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making them moral. He would endeavour, not indeed to
construct a complete system of ethical doctrine, but to con-
tribute a few suggestions based on his own experience and on
the special needs of the age. For instance two conspicuous
vices of the age were cruelty and perfidy, and against these
he raises his voice in unusual accents of stern and uncom-
promising severity 3 .

1 See O. Greard, De la 7?i07-ale de Plutarque, 2nd ed. 1874.

2 Desjardins Les 77ioralistes francais du xvi e sieele, pp. 83 — 102 points out that
the great jurists of Montaigne's day, Cujas, Doneau, Dumoulin, were greatly
influenced by the Stoic element in Roman jurisprudence.

3 See II. 11, De la cruante (as essay which is of great importance for Montaigne's
ethical doctrines) ; II. 17, Quant a cette nouvelle vertu de faint isc et dissimulation,
qui est a cett ' heure si fort en credit, je la hay capitalement, et de tons les vices, je n'en
trouve aucun qui tcsmoigne tant de laschete et bassesse de caur; II. 18 (Du
desmentir), Le premier traict de la corruption des mceurs, c'est le bannissement de la
verite. See also Desjardins, op. cit., p. 259.



But in considering Montaigne's moral philosophy it is
important to distinguish, and to remember that he himself
distinguished, between the promptings of his imagination and
the dictates of his reason, between his theories and his practice.
His imagination for instance approves of the lofty idealism of
martyrs and ascetics, or runs riot in depicting the pleasures of
the senses ; but in practice he obeys his reason, and his reason
j teaches him moderation and self-control 1 . "For my part, I
love life and cultivate it as it hath pleased God to grant it to
me.... I accept cheerfully and gratefully what nature has done
for me, and am pleased with it and proud of it.... Of
philosophical opinions I more willingly embrace those which
are the most solid, that is to say the most human and the most
our own.... Nature is a gentle guide, yet not more gentle than
she is prudent and just. I hunt everywhere for her trail ; we
have confounded it with artificial traces, and for this reason the
sovereign good of the Academics and the Peripatetics, which is
' To live according to Nature,' becomes difficult to define and
explain. So with that of the Stoics, which is akin to it, and
which is ' To conform to Nature.' Is it not an error to esteem
certain actions less worthy, because they are not necessary?
Yet they will never convince me that the marriage of
pleasure with necessity is not a most suitable one, with which,
saith an ancient writer, the gods ever conspire.... These tran-
scendent humours terrify me, like lofty and inaccessible places,
and nothing I find so hard to digest in the life of Socrates as

his ecstasies and his intercourse with daemons It is an

absolute perfection, and as it were divine, for a man to know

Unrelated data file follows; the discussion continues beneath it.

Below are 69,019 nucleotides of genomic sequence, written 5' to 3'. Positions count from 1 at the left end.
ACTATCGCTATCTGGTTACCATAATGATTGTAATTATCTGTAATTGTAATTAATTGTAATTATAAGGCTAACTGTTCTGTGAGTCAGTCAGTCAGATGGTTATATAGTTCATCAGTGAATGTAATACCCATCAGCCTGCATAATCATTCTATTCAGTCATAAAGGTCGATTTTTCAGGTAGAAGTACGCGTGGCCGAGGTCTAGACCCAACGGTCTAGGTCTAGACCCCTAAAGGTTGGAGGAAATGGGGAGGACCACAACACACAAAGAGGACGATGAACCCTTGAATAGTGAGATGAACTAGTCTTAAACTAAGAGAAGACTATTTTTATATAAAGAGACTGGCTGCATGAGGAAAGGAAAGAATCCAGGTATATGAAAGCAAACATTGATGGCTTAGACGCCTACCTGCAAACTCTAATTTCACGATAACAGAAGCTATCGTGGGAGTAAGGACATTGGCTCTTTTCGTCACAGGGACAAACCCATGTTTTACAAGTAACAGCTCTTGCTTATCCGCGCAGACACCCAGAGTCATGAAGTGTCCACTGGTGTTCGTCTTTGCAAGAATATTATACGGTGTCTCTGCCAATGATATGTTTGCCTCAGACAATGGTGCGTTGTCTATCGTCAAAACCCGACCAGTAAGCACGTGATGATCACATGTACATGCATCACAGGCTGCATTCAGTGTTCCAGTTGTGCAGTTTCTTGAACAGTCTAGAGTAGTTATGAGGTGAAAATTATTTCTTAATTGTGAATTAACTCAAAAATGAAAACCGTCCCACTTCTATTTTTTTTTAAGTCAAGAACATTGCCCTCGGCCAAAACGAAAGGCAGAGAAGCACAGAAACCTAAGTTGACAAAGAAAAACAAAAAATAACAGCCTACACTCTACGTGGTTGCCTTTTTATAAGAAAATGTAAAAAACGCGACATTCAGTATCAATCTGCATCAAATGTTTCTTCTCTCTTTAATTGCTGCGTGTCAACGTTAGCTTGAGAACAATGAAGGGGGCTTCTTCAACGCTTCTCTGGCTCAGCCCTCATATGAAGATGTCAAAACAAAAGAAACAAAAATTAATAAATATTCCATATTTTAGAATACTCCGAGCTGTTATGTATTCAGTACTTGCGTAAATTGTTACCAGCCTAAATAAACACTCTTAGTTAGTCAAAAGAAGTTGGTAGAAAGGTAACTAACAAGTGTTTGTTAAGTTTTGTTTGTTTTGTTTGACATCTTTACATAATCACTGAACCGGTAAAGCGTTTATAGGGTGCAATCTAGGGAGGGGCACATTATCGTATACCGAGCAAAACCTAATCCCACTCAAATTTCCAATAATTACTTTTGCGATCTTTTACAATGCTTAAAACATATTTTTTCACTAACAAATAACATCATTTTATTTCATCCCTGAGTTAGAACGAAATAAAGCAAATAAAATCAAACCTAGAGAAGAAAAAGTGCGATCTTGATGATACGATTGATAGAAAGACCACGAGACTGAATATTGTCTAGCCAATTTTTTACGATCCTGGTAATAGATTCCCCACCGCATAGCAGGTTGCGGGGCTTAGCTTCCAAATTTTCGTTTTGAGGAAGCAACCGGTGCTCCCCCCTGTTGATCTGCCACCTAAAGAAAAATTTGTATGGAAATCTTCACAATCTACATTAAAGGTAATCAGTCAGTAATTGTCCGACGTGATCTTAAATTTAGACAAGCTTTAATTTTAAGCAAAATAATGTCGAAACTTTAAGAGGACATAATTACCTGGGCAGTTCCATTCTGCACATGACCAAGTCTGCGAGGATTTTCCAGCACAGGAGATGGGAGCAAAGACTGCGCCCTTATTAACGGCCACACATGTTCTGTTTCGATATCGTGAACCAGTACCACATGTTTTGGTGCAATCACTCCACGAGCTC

how to enjoy his being loyally. We seek for other conditions,
because we understand not the use of our own ; and we
out of ourselves from not knowing what is passing within....
The fairest lives to my mind are those which are regulatepl
after the ordinary human pattern, without miracle, without
extravagance." This is the conclusion 01' the Essays.

It is characteristic of Montaigne's idea of treating man in

1 Cf. Ruel, op. cit. p. 412, Montaigne a un double ideal, un idial praHqtb
du moins qu'il vondrait mettre en pratique, et un autre, artistique, que le plus
souvent son admiration pour Vantiquiti fait apparaitre a son imagination.


general through a single individual that his views on education
refer chiefly to a particular case. The Essay On Pedantry
(I. 24) is indeed of general application, but the longer and
more important one On the Education of Children (I. 25) was
written for the benefit of the expected child of M me de Gurson,
who like the rest of his class — Montaigne assumed that it
would be a boy — would probably take up the profession of
arms at the age of fifteen or sixteen. This limitation to
the requirements of a small and privileged class necessarily
narrows the scope of Montaigne's educational views ; but
many of his precepts are of general import, and his central
thought that the object of education is character and not
learning is the true basis of all sound education 1 . For
he maintains that its object is to make a man better 2 , "to
teach him self-knowledge, how to die well and to live well."
The body should be exercised as well as the mind 3 and the
principal lessons of the mind should be in moral philosophy.
The teacher should not merely burden his pupil's memory
but should stimulate his originality and inspire him with an
" honest curiosity for information about everything." Educa-
tion should be largely practical and not merely from books 4 .
Foreign travel and intercourse with men are therefore
recommended, and intercourse with men should consist chiefly
of an acquaintance with the great men of history, for which
purpose there can be no better introduction than Plutarch's
Lives 5 . This crusade against mere book-learning and this
insistence on the practical side of education lead Montaigne
sometimes to lose his balance, as when in the latter part

1 See F. A. Arnst'adt, F. Rabelais und sein Traite a" Education, pp. 16S — 242 ;
G. Schmid in K. A. Schmid, Geschichte der Erziehung, III. i. 208- — 255, Stuttgart,

2 Le gain de notre estude, c'est en estre devenu meilleur et plus sage (I. 25).

3 Ce n'est pas une ame, ce n'est pas u?i corps, qiion dresse ; e'est un homme
(id.). So Locke, who owed a good deal to Montaigne, heads his Thoughts con-
cerning education with Mens sana in corpore sano.

4 // ne dira pas tant sa lecon com we il la /era (id.).

5 It is interesting to compare with Montaigne's views those expressed by
Du Plessis-Mornay in a letter to Louise de Coligny, widow of the Prince of
Orange, for the benefit of her son, Frederick Henry. (In E. Reaume, Morceaux
choisis des prosateurs et poetes francais du xvi e siecle, pp. 223 ff.)




I6 5

of the Essay On Pedantry he praises Spartan education at the